Veteran and Military Suicide Prevention


Since 2008, there have been more than 6,000 Veteran suicides each year, and the suicide rate for Veterans is 1.5 times the rate for non-Veteran adults.1

Among active duty service members, the suicide rate has been rising an average of 6% annually over the past five years, and the number of suicides jumped from 285 to 325 between 2017 and 2018.2

The impact of these deaths is far-reaching: Survivors of suicide loss are at increased risk of suicide.3 Soldiers belonging to Army units with five or more suicide attempts are twice as likely to attempt suicide themselves.4

We can and must do more to support our current and former servicemen and servicewomen, beginning with proper treatment of PTSD and support for transitioning Veterans.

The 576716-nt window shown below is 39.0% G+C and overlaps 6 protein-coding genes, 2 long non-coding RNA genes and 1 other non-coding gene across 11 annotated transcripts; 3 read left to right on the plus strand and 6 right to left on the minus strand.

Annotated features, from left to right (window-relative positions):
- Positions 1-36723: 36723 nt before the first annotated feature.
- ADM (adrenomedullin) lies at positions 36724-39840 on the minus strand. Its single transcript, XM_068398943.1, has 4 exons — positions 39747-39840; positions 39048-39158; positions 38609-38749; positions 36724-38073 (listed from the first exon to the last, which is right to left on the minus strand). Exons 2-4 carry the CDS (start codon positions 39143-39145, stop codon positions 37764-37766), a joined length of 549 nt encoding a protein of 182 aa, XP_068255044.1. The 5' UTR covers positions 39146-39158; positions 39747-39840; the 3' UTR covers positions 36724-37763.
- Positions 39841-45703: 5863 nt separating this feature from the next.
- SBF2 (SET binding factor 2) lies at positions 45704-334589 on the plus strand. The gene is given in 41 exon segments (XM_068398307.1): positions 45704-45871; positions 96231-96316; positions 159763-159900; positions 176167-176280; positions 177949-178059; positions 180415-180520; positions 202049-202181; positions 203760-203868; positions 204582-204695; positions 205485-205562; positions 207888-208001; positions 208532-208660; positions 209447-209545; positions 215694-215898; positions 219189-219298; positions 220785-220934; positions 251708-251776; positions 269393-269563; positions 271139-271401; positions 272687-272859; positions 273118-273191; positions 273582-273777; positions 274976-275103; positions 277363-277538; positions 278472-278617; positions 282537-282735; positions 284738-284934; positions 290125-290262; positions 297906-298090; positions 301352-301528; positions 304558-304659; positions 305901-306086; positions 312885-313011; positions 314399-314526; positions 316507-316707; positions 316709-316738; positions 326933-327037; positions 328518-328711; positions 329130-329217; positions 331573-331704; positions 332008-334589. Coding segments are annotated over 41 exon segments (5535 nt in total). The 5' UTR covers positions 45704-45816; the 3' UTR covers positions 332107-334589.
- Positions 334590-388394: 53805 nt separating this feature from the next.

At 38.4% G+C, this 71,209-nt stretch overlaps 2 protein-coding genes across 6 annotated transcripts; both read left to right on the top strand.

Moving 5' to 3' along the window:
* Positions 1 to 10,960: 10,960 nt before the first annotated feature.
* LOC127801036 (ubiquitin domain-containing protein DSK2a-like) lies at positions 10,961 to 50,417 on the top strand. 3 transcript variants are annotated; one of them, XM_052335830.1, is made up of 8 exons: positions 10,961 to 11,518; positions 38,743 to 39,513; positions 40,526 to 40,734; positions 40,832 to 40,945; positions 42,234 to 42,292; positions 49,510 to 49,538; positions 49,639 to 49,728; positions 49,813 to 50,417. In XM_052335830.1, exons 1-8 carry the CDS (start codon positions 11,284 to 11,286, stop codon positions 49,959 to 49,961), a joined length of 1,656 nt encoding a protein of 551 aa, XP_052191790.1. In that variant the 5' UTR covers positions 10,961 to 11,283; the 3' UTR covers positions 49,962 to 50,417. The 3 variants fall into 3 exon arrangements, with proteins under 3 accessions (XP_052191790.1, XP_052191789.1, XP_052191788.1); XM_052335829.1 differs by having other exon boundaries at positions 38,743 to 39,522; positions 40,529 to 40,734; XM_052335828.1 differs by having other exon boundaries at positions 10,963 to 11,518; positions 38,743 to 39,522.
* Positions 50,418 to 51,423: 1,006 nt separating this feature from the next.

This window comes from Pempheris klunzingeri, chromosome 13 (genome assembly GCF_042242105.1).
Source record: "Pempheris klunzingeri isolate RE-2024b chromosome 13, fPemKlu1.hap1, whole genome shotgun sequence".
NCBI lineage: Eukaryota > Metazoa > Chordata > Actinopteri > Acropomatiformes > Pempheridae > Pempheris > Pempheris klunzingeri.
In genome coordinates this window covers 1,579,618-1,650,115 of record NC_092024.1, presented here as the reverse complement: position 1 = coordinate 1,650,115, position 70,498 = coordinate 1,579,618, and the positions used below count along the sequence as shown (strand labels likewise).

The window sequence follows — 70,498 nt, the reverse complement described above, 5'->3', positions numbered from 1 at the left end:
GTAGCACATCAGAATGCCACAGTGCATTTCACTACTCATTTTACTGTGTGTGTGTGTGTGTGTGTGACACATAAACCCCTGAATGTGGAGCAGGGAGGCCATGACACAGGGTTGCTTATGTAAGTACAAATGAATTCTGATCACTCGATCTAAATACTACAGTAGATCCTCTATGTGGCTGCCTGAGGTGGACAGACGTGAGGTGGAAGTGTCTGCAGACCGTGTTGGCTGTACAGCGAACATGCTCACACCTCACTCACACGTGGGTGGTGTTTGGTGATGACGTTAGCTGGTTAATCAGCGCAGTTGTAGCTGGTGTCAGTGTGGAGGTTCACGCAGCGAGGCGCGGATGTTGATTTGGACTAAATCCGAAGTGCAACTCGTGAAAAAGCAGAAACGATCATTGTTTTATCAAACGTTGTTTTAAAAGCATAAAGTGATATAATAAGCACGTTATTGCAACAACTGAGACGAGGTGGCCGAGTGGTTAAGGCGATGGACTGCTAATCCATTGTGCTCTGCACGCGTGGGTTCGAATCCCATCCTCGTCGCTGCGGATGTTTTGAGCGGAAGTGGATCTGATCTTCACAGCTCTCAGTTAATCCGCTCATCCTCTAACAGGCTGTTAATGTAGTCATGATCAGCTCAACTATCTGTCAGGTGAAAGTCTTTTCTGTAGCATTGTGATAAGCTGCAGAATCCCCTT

We know that readjustment from Military service back into civilian life can be a confusing and stressful time. The shift from a heavily structured, disciplined, and fraternal daily routine to one that is quite the opposite can be pronounced and unsettling.

Drawing on the success of promising new techniques and psychotherapy programs such as fitness camps and equine therapy, The JDog Foundation aims to develop targeted initiatives for Veterans, Military personnel, and their family members to support their mental, physical, and emotional health, and curb the escalating rate of Veteran suicide in the U.S.

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